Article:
It seems a foregone conclusion that the Red Sox will attempt to re-sign David Ortiz for at least one more season at DH. However, an intriguing alternative to Big Papi comes in the form of one Joshua Holt Hamilton.
Hamilton’s life story reads like a movie, and one may be made of it by Casey Affleck. Hamilton was selected by the (then) Devil Rays as the first player chosen in the 1999 draft. He broke out in 2000, hitting .301 with 13 homers and 61 ribeyes in 96 games. He was named as the South Atlantic League MVP of its All-Star Game, and was on the 2000 All-Star Futures Game roster. However, his life was about to spin out of control.
Before the 2001 season, Hamilton was involved in an auto accident in which his parents were hurt. Soon after this incident, Hamilton started abusing alcohol and drugs. During spring training in 2003, Hamilton failed his first drug test. In 2004, Hamilton was suspended from baseball for repeated positive drug tests. Hamilton did not play organized baseball from 2004 until 2007. After being confronted by his grandmother in 2005, Hamilton started trying to get sober.
The Rays left him off of its 40-man roster in 2007, so the Cubs (selecting for the Reds) drafted him in the Rule 5 Draft and immediately traded him to the Reds. Hamilton hit .292/.368/.554, .390 wOBA, 130 wRC+, with 19 homers and 47 RBI in 90 games. After the season, the Reds traded him to the Texas Rangers for Edinson Volquez and Daniel Ray Herrera.
2008 was the year when Hamilton hit the national stage in a big way. For the season, Hamilton hit .304/.371/.530, .384 wOBA, 132 wRC+ with 32 homers and league-leading 130 RBI. However, the highlight of Hamilton’s season occurred during an exhibition. Participating in the Home Run Derby at the All-Star Game, Hamilton put on a performance that few will ever forget. Hamilton hit 28 homers in the first round and 35 overall, losing in the final round to Justin Morneau. Yankee Stadium echoed thunderously with the chant of “Hamilton! Hamilton! Hamilton!”
Hamilton was at his best in the 2010 season. Hamilton’s numbers were video-game-on-rookie-setting gaudy: .359/.411/.633, .445 wOBA, 175 wRC+, with 32 homers and 100 RBI in 133 games. Hamilton led the league in batting average, slugging and OPS, and was selected as the Most Valuable Player in the American League.
Tragedy found Josh in 2011. On July 7th, a Rangers fan reaching out to catch a ball that Hamilton tossed into the crowd leaned too far over the railing and fell 20 feet to the ground. The fan died while being transported to the hospital.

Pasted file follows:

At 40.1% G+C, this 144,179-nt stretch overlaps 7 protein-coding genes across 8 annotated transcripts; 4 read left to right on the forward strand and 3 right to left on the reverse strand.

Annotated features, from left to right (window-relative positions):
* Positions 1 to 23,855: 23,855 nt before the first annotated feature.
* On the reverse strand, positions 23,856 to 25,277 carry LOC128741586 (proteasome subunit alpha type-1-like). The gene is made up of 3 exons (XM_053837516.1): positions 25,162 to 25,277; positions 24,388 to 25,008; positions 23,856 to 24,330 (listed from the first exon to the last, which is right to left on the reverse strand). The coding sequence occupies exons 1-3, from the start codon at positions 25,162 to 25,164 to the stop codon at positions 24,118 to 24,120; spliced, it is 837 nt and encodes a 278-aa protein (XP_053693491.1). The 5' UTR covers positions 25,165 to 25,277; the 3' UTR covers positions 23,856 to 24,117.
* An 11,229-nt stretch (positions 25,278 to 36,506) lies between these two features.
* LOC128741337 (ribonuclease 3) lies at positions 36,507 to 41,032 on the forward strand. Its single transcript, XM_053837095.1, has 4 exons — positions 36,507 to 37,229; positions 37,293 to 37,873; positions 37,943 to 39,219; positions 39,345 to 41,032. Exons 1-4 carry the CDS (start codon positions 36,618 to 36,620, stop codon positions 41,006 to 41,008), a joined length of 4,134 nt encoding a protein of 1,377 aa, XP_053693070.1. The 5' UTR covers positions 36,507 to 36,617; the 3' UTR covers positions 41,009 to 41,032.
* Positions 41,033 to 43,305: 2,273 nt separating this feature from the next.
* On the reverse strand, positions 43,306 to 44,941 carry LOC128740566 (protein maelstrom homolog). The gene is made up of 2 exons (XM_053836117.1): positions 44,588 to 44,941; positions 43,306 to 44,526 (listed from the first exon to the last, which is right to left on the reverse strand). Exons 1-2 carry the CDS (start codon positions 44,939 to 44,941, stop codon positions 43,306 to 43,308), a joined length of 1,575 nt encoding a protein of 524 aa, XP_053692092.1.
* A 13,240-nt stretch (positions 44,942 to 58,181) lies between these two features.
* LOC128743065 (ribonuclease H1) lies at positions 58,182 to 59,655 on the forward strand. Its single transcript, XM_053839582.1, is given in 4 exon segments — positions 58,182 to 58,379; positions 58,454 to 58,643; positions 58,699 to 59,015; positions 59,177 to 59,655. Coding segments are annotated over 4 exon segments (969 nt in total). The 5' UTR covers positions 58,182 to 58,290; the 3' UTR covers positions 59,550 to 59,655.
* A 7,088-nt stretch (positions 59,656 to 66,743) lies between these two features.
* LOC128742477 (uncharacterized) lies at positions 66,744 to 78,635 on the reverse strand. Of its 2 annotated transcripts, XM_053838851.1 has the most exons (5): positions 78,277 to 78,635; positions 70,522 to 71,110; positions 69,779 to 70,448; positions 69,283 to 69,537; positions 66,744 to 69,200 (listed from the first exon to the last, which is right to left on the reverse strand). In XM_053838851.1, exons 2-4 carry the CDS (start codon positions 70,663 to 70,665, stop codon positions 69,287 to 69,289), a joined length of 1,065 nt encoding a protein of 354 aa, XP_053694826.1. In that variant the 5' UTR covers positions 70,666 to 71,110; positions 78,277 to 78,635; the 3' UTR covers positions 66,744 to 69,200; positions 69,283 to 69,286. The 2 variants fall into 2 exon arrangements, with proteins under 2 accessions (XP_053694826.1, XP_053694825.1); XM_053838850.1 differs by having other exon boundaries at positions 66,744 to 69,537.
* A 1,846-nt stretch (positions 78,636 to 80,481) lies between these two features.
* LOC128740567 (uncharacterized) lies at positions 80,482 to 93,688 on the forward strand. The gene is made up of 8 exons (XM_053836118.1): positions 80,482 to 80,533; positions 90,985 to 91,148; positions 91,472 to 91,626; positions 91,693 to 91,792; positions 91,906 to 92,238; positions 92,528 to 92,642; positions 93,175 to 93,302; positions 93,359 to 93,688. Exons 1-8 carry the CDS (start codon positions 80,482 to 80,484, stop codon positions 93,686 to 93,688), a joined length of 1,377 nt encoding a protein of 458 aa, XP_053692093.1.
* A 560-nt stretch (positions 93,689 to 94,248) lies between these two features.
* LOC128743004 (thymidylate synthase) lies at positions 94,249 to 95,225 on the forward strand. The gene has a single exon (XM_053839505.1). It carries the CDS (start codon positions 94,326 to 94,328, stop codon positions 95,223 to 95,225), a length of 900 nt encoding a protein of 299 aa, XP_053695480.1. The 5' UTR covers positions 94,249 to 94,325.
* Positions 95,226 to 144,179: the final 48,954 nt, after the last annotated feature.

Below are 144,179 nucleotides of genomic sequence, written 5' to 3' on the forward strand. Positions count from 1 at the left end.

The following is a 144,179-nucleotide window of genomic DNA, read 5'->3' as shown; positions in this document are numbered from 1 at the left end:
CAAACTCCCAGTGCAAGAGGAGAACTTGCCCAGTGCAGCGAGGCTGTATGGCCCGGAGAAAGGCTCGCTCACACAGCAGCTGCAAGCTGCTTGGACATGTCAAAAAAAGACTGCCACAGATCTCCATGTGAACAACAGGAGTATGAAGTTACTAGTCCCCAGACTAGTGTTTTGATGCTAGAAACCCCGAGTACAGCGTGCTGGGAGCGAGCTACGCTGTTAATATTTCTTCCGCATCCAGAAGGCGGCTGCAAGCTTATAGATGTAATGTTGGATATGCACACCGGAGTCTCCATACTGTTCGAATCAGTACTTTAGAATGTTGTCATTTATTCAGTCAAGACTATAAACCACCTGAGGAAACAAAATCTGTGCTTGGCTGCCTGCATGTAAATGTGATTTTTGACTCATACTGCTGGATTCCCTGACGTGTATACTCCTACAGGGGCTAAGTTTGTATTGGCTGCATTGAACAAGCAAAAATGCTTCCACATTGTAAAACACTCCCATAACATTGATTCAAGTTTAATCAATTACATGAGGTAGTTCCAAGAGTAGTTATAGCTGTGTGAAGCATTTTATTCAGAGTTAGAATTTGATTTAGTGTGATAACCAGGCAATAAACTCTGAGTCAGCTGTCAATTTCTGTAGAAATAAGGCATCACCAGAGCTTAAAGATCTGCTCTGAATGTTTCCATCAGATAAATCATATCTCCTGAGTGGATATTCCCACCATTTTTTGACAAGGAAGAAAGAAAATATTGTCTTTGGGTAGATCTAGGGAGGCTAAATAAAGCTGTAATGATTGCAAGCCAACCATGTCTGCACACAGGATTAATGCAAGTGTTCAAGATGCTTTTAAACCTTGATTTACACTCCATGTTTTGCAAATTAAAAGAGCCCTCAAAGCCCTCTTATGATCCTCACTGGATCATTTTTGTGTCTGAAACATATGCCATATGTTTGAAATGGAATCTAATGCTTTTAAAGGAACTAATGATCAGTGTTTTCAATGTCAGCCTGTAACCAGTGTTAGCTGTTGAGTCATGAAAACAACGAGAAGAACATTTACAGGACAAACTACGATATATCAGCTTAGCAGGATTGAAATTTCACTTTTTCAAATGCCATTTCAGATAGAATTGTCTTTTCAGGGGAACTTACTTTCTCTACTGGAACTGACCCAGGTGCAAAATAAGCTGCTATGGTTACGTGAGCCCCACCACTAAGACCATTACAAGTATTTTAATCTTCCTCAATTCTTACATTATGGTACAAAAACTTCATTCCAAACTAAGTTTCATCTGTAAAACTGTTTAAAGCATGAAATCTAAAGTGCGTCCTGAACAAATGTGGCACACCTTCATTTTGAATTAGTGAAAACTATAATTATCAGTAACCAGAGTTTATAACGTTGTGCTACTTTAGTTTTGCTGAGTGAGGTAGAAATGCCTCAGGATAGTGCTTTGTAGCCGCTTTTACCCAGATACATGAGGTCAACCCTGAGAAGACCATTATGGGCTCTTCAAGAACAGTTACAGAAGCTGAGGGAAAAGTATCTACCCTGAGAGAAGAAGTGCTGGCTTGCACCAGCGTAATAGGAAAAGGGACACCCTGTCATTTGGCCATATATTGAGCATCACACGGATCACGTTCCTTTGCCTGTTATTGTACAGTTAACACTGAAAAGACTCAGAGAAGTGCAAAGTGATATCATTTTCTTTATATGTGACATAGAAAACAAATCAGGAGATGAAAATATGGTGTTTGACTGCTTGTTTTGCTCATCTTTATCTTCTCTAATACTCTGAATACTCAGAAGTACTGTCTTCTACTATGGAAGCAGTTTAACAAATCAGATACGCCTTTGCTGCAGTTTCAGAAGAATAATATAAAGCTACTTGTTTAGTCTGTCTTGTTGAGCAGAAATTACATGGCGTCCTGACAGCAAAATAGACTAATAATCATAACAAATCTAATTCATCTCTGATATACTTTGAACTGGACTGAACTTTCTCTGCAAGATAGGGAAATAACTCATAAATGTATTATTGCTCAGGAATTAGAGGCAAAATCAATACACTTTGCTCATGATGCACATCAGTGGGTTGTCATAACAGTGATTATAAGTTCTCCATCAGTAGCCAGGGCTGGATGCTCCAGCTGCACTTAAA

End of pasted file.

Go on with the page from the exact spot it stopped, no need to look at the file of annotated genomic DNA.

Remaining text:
In 2012, Hamilton hit .285/.354/.577, .387 wOBA, 140 wRC+, with a career-high 43 homers and 120 RBI and an absolutely sick .292 isolated power mark. But Hamilton’s power came at a cost: he struck out a career high 162 times (against 60 walks).
David Ortiz is beloved in Boston but he will be 37 years old at the start of next season, while Hamilton will be 31 (he turns 32 in May). Ortiz wants a two-year deal from the Red Sox. Big Papi’s production isn’t declining yet but he notably missed the final month of the season due to an injury to his Achilles tendon. So the Red Sox have to decide whether to risk whether Ortiz’s decline will occur within the next two years (somewhat likely) as opposed to giving a long-term deal to Hamilton (whose production isn’t slowing down in the least). Additionally, Hamilton plays all three outfield positions, so he wouldn’t strictly be a designated hitter (although it might be wise to use him as a DH exclusively in the later years of his new contract). This gives the Red Sox lineup advantages over having Ortiz as DH, as Papi time playing first base seems over.
All of this will be weighed against dealing with Hamilton’s recovery from drug and alcohol addiction. Hamilton has had two incidents since declaring his sobriety where he admittedly drank alcohol (one in 2009 and another in 2012). Hamilton is tested for drugs three times a week and has passed every drug test since returning to the majors.
Also in the calculation is the changes to free agency in the new Collective Bargaining Agreement. For the Red Sox to obtain compensation for losing Ortiz, they would have to make him a qualifying offer of $13.3 million for one year. Ortiz wants a two-year deal but might accept the qualifying offer. Assuming he declines the qualifying offer and signs somewhere else, Boston will receive the first-round selection of whichever team selects him, if that team was not one of the worst nine teams in baseball in 2012.
And therein lies the rub: Boston is one of those nine teams (the others are the Astros, Cubs, Rockies, Twins, Indians, Marlins, Royals and Blue Jays – the Pirates also have a protected pick for failing to sign Mark Appel). If the Red Sox sign a free agent that declined to sign a qualifying offer (as Hamilton certainly would so decline), they would not have to surrender their-first round pick as compensation – they would surrender their next highest pick. The Red Sox (hopefully) won’t be in this position too often, so it might behoove them to take advantage of the only fruit of their disaster of a 2012 season.
After trading away Adrian Gonzalez, Josh Beckett and Carl Crawford, will the Red Sox jump right back into free agency with the signing of Josh Hamilton? David Ortiz is a sparkling reminder of the glories of Red Sox past. But Josh Hamilton could be the catalyst for a fantastic Red Sox future.
Categories: Adrian Gonzalez Boston Red Sox Carl Crawford Chicago Cubs Cincinnati Reds Cleveland Indians Colorado Rockies Daniel Ray Herrera David Ortiz Edinson Volquez Houston Astros Josh Beckett Josh Hamilton Justin Morneau Kansas City Royals Mark Appel Miami Marlins Pittsburgh Pirates Tampa Bay Rays Texas Rangers Toronto Blue Jays